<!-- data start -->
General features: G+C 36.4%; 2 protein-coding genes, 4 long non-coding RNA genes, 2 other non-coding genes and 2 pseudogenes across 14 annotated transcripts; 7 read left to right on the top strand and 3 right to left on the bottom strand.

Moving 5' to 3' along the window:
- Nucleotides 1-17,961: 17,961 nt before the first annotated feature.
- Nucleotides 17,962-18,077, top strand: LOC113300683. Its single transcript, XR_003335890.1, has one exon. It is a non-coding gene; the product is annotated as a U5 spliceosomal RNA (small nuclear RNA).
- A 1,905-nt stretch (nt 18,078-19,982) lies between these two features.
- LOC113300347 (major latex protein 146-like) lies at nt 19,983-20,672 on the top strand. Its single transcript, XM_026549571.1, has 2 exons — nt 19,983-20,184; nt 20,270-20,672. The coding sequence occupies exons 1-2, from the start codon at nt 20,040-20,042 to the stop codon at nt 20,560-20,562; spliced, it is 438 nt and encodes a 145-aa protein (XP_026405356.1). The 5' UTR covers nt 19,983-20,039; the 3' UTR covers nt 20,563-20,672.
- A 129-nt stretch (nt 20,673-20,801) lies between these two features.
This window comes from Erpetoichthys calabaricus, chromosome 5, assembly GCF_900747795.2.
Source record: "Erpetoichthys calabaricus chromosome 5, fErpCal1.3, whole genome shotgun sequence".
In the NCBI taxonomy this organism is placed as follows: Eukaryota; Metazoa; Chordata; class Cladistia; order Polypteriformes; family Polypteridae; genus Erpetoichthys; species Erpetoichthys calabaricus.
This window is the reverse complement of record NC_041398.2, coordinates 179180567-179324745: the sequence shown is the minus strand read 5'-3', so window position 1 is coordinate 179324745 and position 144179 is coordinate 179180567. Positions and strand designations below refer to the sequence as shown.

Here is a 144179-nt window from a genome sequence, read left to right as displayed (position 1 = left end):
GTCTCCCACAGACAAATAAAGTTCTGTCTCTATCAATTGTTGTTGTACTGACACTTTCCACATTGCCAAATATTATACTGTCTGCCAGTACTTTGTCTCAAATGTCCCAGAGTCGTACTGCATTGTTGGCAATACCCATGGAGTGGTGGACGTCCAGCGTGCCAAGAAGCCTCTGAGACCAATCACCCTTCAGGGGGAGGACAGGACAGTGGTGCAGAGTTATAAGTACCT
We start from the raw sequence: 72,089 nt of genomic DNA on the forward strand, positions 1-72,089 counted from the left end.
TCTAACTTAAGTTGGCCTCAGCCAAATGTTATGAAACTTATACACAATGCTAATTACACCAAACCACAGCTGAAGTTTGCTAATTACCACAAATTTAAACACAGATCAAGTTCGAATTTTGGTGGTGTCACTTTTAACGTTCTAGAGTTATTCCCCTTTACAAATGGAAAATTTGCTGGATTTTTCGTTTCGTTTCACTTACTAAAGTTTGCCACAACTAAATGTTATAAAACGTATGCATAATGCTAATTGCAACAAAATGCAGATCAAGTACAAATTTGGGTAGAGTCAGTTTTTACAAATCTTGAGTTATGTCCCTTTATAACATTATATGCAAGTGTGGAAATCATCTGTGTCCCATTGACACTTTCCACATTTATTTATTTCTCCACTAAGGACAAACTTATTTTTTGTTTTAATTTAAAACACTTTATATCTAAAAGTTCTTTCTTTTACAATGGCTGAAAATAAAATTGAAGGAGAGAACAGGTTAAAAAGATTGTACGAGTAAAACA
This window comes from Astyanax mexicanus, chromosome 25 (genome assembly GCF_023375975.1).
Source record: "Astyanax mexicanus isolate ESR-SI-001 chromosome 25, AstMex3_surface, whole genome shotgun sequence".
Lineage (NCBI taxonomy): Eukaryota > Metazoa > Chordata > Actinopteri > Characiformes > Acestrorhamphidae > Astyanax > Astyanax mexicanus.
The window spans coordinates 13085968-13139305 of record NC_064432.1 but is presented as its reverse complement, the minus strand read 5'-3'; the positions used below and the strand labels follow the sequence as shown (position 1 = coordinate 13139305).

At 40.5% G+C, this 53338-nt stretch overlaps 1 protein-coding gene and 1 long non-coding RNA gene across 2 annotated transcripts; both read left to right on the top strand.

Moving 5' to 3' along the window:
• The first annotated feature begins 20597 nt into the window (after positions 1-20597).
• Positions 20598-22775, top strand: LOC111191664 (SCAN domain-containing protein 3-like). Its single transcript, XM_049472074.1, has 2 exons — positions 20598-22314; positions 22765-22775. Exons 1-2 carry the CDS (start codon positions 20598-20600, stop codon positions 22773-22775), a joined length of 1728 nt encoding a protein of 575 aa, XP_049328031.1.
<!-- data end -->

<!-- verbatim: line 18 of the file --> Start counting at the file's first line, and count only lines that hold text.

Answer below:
Lineage (NCBI taxonomy): Eukaryota > Metazoa > Chordata > Actinopteri > Characiformes > Acestrorhamphidae > Astyanax > Astyanax mexicanus.